Your Doctor may recommend you practice Kegel Exercises so you are more aware of your pelvic area and have better bladder control. These exercises require you to become aware of the muscles you use to stop urinating. To exercise these muscles, squeeze these muscles for up to 4 seconds, then relax the muscles for 4 seconds. You can gradually increase the length of time you are able to squeeze until you see a noticeable improvement in the strength of your muscles. For this method to be fully effective, it is recommended that you repeat this exercise 10 to 15 times per session. You should try and do this exercise 3 times every day if you are able to fit it into your daily routine.




An effective lifestyle change is to make some dietary changes. If your Doctor has helped you outline the underlying cause, you can begin to make lifestyle changes that will lessen the amount of nighttime incontinence you are experiencing. A good way to help your Doctor discover which foods and liquid you should stay away from is through making a list of everything you would consume on a normal day. You can then show this to your Doctor so they can recommend any food or restrictions. Your nighttime incontinence may even be due to hidden food allergies. According to the Urologist Los Angeles Community, a growing number of people are discovering that by avoiding certain trigger foods, they can stop nightly bedwetting episodes. There are also foods that are known to irritate the bladder and worsen nighttime incontinence. In a recent study, Doctors in Japan discovered that it is useful for people with Nocturnal Enuresis to cut back on salt. Researchers from Nagasaki University presented their findings at the European Society of Urology congress in London. They followed patients who had a high salt intake and sleeping problems for three months after giving them advice to cut back on salt in their diet. On average, trips to the toilet fell from more than twice a night to just one, improving their quality of life. Professor Marcus Drake asserted, “here we have a useful study, showing how we need to consider all influences to get the best chance of improving the symptom.” In addition to paying attention to your salt intake, you should also try and avoid known bladder irritants such as caffeine and alcohol. Do not forget the importance of hydration when creating your new diet plan. Being hydrated is essential for everyone, therefore you should not restrict drinking fluids throughout the day.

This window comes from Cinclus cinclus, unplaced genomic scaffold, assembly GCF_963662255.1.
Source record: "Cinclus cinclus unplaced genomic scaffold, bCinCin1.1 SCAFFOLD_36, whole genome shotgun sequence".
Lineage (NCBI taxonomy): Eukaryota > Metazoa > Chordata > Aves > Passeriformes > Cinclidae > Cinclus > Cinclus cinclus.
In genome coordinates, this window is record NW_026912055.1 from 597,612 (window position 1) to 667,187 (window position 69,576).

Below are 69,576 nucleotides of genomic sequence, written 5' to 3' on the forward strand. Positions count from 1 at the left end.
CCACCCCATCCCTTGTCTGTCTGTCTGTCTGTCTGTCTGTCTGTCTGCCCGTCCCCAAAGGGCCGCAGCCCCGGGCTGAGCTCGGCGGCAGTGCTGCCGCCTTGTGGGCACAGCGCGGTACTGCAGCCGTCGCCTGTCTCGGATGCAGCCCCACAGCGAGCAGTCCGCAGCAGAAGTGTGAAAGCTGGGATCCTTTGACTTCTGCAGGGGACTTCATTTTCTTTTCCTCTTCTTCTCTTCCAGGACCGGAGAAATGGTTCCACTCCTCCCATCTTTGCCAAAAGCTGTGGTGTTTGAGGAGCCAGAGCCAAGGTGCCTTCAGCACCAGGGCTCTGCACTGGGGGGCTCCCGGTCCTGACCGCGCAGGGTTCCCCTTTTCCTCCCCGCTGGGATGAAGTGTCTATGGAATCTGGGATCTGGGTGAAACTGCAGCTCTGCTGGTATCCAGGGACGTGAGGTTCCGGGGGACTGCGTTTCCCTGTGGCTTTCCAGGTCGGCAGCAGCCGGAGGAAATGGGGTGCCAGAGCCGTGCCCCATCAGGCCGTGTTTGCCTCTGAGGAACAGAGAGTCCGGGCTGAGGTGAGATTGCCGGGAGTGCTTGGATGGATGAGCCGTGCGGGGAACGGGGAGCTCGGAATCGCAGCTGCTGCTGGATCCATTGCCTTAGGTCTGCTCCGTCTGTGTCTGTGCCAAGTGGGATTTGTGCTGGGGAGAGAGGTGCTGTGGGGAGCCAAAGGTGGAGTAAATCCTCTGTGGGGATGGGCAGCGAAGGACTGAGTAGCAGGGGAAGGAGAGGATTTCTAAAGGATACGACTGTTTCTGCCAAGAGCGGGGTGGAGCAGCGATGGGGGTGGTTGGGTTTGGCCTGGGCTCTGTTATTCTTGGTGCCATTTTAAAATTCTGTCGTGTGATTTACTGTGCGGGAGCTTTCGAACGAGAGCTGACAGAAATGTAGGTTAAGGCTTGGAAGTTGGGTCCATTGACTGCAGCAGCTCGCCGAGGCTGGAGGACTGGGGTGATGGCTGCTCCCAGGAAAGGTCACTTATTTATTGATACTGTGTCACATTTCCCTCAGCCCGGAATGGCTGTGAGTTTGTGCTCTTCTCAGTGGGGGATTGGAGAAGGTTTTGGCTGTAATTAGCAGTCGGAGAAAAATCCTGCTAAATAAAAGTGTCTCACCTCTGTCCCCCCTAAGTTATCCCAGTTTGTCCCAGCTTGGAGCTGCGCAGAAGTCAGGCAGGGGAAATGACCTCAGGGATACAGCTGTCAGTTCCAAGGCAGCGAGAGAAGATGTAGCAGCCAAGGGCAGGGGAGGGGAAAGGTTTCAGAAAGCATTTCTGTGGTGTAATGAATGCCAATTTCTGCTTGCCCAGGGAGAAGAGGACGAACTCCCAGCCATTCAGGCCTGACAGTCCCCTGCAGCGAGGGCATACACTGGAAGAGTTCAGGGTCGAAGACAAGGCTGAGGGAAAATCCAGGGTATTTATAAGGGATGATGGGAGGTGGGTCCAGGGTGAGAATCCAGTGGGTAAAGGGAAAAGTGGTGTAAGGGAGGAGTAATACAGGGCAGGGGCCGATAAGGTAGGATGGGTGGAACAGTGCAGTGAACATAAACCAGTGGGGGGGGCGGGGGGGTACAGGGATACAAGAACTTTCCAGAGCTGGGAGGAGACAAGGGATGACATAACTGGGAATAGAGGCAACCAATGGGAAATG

Using incontinence bed pads is a proactive idea to ensure you are prepared for any leakages. Bed pads instantly absorb liquid during the night, giving you complete peace of mind. Some bed pads feature tuck in flaps in order to position the pad securely. Alternatively, there are bed pads available without flaps for users wanting to protect only one side of the bed. Bed pads can be used both on top or underneath the mattress cover depending on your preference. You can choose either washable or disposable pads and various absorbency levels. Washable bed pads can be used multiple times, as they can easily be washed. This gives them a longer lifespan. Disposable bed pads often contain virgin fluff pulp for greater levels of absorption and have extra protection backing. In addition to buying bed pads for preparation, bedwetting alarms are another useful product that can help to prevent leakages. A bedwetting alarm is simply an alarm that can wake you up at timed intervals to go to the toilet every few hours, ensuring you will reach the toilet in time. There are also bedwetting alarms in the market that monitor your wetness and can wake you up as soon as you urinate. For nighttime incontinence that is severe and frequent, you should look for an all-in-one product to sleep in for maximum protection. However, if your nighttime incontinence is very light, you can purchase shaped incontinence pads to provide you with security.


You should remember that nighttime incontinence is not a choice. Do not be afraid to talk to specialists and the people around you yo seek advice and understanding.